Saying good-bye is so hard

Posted on October 23, 2013 

The past few weeks have been difficult ones for those of us who loved Irvin "Brother" Rosenberg and Louise Tennent Smith.

Brother was a man who never met a stranger.

He met my mother once or twice, and when he found out that she had had a quadruple bypass, he shared that he had one, too.

And every single time I saw him, he'd ask, "How's your mama?" I mean every single time.

I could go in with my brother or one of my sisters and after he'd say hello to them, he'd ask about our mother.

Too sweet.

I was happy to see a lot of Broadway merchants and a lot of customers at his funeral.

You couldn't help but love that man.

Now, you could never say Louise Smith was too sweet. She had too many opinions and didn't pull punches to be considered sweet.

When she was hired here at the Ledger-Enquirer, the editor brought her around to introduce her.

A bunch of us thought, "Oh, no!"

Here's this white-haired older woman and we'd probably have to watch our language and our manners.

Little did we know that she cussed like a sailor! Yes, she was one for manners, but her language was something else. Then one day, she realized that her language was so bad that she started a little fund for herself. Every time a bad word fell from her lips, she put a quarter in a jar. That lasted maybe a month.

She loved a good story and she told a lot of them.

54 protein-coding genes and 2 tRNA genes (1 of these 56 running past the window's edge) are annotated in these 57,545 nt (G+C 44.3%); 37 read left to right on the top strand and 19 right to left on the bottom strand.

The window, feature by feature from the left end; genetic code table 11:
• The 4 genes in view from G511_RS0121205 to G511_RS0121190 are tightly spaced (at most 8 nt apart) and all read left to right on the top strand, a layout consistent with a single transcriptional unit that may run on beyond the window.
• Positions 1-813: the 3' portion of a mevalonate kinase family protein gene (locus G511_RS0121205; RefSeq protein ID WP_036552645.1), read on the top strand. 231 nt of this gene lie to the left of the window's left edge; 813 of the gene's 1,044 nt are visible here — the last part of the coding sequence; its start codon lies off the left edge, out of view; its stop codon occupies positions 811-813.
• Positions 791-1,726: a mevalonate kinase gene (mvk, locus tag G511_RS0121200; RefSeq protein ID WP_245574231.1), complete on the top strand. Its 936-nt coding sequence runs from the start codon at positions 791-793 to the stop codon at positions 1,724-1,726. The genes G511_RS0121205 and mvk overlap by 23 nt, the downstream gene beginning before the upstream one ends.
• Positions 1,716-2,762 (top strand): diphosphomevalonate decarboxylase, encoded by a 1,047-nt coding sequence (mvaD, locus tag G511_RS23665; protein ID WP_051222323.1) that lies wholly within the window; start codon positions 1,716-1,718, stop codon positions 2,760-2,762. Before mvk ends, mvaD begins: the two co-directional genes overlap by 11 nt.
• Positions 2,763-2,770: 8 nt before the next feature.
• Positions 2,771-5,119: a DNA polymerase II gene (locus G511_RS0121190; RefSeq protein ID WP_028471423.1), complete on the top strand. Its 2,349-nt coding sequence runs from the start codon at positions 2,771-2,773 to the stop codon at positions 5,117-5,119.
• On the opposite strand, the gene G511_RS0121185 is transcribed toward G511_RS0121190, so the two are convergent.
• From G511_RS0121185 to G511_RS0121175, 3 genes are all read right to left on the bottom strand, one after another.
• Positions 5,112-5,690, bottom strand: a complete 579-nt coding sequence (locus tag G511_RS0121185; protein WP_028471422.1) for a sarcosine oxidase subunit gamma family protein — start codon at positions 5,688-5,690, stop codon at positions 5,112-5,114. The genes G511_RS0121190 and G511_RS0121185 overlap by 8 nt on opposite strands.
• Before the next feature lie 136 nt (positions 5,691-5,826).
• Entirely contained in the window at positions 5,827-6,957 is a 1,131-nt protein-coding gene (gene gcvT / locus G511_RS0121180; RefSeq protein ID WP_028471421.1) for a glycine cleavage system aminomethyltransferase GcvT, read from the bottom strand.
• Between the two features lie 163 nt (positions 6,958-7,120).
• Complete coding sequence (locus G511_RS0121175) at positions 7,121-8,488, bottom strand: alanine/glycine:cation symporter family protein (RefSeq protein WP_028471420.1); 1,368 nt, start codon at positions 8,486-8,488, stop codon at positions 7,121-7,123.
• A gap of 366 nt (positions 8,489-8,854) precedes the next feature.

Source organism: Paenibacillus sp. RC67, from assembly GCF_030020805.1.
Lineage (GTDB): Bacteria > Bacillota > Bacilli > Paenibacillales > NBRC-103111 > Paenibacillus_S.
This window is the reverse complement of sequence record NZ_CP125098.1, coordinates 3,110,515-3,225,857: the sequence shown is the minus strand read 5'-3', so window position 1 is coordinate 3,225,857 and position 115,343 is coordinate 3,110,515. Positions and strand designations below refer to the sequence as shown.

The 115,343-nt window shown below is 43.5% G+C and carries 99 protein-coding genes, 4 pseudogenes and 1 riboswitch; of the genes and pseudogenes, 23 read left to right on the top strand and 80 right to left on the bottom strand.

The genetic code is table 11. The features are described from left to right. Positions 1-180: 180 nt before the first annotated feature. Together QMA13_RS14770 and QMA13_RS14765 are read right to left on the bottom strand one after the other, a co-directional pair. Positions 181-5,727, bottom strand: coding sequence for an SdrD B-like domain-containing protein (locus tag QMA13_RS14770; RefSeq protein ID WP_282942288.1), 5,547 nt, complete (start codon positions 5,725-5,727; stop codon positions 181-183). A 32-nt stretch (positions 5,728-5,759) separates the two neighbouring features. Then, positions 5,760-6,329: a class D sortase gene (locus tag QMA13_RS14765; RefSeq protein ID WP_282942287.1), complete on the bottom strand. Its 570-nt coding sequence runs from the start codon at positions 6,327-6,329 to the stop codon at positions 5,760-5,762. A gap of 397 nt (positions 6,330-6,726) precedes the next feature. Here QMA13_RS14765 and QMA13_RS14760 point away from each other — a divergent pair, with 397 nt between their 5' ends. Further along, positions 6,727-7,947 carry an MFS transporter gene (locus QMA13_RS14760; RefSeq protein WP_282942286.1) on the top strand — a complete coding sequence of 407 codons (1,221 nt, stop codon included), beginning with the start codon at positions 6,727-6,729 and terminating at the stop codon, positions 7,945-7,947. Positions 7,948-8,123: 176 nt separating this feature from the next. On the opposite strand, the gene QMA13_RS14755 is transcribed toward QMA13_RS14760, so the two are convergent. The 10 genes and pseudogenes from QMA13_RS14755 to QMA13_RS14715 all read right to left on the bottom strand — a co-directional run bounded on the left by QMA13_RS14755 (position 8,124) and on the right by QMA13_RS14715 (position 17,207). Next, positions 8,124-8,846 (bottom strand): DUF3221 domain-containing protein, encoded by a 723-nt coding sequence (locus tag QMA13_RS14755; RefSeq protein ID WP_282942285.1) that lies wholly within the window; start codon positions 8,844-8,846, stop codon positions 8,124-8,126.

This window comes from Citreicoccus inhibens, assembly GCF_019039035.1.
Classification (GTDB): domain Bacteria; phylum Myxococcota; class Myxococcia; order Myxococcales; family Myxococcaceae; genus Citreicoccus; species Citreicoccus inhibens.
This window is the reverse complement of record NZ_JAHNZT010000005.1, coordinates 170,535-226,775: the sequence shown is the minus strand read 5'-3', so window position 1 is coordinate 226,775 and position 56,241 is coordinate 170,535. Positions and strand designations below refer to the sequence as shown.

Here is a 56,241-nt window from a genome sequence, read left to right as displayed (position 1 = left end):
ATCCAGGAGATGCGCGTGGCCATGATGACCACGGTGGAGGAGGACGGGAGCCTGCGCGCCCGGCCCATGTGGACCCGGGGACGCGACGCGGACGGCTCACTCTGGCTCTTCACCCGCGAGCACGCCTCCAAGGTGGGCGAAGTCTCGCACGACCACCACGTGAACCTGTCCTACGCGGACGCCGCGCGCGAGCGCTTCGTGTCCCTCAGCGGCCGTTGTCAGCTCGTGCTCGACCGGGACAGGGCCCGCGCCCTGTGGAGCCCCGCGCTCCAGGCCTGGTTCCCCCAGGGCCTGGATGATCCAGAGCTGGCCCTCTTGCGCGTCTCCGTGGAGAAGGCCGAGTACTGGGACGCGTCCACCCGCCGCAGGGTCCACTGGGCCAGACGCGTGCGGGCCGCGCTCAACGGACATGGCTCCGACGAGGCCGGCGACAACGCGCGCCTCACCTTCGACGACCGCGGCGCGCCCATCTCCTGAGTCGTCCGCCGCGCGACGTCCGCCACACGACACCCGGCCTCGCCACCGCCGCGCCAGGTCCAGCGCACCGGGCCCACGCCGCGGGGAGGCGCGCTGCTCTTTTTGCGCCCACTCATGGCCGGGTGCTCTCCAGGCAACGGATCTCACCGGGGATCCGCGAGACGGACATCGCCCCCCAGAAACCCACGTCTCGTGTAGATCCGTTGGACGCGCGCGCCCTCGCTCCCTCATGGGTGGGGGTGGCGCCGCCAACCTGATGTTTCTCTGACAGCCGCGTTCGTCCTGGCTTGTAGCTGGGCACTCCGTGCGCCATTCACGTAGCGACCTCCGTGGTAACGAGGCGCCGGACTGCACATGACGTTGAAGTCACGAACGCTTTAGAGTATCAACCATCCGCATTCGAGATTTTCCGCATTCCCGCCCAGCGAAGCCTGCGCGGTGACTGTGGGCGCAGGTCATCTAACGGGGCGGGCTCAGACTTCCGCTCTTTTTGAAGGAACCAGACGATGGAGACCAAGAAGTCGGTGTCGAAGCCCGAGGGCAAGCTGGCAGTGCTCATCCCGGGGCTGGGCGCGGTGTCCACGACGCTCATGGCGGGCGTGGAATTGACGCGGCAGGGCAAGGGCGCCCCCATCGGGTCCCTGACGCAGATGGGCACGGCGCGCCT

I was in several of those stories, of course, but I didn't mind.

One time, I went to her mountain home in Cashiers, N.C., with Elinor Winn and the late Connie Johnson. I was the youngest.

We went to this gorgeous meadow on top of the mountain ridge and on the way, we walked through the woods. I have this irrational fear of snakes and I was watching the ground carefully as we walked.

When Louise noticed, she said loudly that the second person to step over a log or rock would be bitten. Naturally, I moved to the back of the group. She laughed and laughed about that!

Later, we went to one of those gem-mining places where you buy buckets of dirt and then put the dirt in a sieve in water to see if you can find a gem.

I didn't want to get dirty, so this guy who worked the mine filled my bucket and carried it to the water and swished the dirt for me to see what I had. We found several tiny sapphires and rubies. I believe out of the four of us, I was the only one who found anything. And who had a helper.

Louise never let me forget that either.

There are plenty of other stories, but I won't bore you.

Who would have thought that I could be such good friends with a woman who is my mother's age? We never talked politics because she was a staunch Republican and I am not.

I really loved that woman and I'm going to miss her.

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